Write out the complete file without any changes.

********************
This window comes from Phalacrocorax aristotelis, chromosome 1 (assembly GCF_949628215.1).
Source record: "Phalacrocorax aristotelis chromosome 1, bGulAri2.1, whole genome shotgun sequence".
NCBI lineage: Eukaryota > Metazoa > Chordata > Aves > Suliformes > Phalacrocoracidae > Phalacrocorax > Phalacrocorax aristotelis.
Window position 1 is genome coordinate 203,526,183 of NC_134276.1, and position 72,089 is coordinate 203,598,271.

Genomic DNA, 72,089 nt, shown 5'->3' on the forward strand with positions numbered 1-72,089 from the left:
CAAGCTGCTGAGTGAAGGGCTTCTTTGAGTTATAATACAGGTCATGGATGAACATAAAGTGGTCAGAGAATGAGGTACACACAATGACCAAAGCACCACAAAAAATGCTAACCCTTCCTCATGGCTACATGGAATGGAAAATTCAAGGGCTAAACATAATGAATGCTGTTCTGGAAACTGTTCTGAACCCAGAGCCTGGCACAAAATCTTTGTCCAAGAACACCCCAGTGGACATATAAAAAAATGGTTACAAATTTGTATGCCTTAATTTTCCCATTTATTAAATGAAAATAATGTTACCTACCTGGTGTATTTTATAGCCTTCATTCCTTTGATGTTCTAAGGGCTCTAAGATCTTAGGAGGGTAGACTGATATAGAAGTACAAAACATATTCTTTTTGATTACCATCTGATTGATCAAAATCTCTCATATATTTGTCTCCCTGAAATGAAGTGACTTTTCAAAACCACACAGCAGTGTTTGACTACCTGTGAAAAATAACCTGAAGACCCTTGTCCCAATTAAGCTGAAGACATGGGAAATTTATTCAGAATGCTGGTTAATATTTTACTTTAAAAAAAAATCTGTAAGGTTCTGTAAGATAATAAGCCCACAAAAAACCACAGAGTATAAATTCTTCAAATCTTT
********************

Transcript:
This window comes from Phalacrocorax aristotelis, chromosome 1 (assembly GCF_949628215.1).
Source record: "Phalacrocorax aristotelis chromosome 1, bGulAri2.1, whole genome shotgun sequence".
NCBI lineage: Eukaryota > Metazoa > Chordata > Aves > Suliformes > Phalacrocoracidae > Phalacrocorax > Phalacrocorax aristotelis.
Window position 1 is genome coordinate 203,526,183 of NC_134276.1, and position 72,089 is coordinate 203,598,271.

Genomic DNA, 72,089 nt, shown 5'->3' on the forward strand with positions numbered 1-72,089 from the left:
CAAGCTGCTGAGTGAAGGGCTTCTTTGAGTTATAATACAGGTCATGGATGAACATAAAGTGGTCAGAGAATGAGGTACACACAATGACCAAAGCACCACAAAAAATGCTAACCCTTCCTCATGGCTACATGGAATGGAAAATTCAAGGGCTAAACATAATGAATGCTGTTCTGGAAACTGTTCTGAACCCAGAGCCTGGCACAAAATCTTTGTCCAAGAACACCCCAGTGGACATATAAAAAAATGGTTACAAATTTGTATGCCTTAATTTTCCCATTTATTAAATGAAAATAATGTTACCTACCTGGTGTATTTTATAGCCTTCATTCCTTTGATGTTCTAAGGGCTCTAAGATCTTAGGAGGGTAGACTGATATAGAAGTACAAAACATATTCTTTTTGATTACCATCTGATTGATCAAAATCTCTCATATATTTGTCTCCCTGAAATGAAGTGACTTTTCAAAACCACACAGCAGTGTTTGACTACCTGTGAAAAATAACCTGAAGACCCTTGTCCCAATTAAGCTGAAGACATGGGAAATTTATTCAGAATGCTGGTTAATATTTTACTTTAAAAAAAAATCTGTAAGGTTCTGTAAGATAATAAGCCCACAAAAAACCACAGAGTATAAATTCTTCAAATCTTT